An enormous double rainbow is sighted over Black Rock City.
The Bureau of Land Management tells anyone headed to the festival to “turn around and head home”.
“Rain over the last 24 hours has created a situation that required a full stop of vehicle movement on the playa,” the BLM said in a statement announcing the closure of access roads.
“More rain is expected over the next few days and conditions are not expected to improve enough to allow vehicles to enter the playa.”
Despite the difficult conditions, many Burners said they were continuing to party and share food, water and shelter.
“Radical self-reliance is one of the principles of Burning Man,” longtime attendee Ed Fletcher told the Associated Press. “The desert will try to kill you in some way, shape or form.”
The burning of the large Man effigy that normally occurs on Saturday night was postponed.
3 September - Thousands left trapped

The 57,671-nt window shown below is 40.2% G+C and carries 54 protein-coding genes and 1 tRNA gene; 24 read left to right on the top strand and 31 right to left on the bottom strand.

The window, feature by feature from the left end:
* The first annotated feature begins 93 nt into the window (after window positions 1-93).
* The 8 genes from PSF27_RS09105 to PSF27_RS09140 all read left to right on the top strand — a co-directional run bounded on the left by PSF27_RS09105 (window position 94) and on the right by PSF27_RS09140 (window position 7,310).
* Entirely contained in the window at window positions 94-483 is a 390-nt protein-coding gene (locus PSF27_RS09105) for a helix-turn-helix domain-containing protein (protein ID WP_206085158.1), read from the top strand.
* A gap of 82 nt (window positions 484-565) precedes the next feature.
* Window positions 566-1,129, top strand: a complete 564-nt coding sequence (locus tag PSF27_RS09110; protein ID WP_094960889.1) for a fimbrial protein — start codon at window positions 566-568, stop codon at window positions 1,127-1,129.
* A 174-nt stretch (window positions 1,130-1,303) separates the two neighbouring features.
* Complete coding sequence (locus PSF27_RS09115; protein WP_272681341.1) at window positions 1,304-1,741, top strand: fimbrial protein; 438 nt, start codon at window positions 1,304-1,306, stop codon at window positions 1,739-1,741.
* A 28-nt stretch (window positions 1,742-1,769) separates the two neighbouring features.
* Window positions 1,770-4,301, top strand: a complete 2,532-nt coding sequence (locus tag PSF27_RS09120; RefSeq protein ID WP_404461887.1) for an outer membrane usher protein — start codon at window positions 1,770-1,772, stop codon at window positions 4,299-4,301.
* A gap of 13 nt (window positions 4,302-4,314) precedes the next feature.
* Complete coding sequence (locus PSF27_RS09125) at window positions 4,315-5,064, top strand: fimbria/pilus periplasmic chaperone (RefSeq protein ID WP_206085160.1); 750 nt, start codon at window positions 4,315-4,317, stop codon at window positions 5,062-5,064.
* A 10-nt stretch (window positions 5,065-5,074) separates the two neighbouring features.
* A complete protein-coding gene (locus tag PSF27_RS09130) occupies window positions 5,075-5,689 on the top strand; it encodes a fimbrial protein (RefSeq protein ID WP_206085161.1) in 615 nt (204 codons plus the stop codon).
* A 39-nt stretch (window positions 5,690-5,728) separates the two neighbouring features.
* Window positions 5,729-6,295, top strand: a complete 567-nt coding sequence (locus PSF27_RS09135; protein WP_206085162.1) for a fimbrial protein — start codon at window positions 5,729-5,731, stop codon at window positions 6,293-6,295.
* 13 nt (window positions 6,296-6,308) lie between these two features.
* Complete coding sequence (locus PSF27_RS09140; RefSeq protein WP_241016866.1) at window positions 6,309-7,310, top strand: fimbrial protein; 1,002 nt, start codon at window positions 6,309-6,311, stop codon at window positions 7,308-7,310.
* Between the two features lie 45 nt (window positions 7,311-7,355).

In a 9am update, Burning Man organisers say roads remain closed due to the mud and an “uncertain weather front” is approaching Black Rock City.
“Some vehicles with 4WD and all-terrain tires are able to navigate the mud and are successfully leaving. But we are seeing most other types of vehicles that try to depart getting stuck in the wet mud which hampers everyone’s Exodus.”
Those trapped at the festival try to make the most of the enforced delays, with bars and communal areas reportedly packed.
In a post that evening, the festival says is trying to clean portable toilets and restore cell phone reception via mobile trailers.
It also advises that rumours of a “transmissible disease” that were spreading on social media are unfounded. False claims of an ebola outbreak at the encampment had been circulating.
Organisers said the ‘Man’ wooden effigy burn was now scheduled for the evening of Monday 4 September, and the Chapel of Babel would burn at midnight.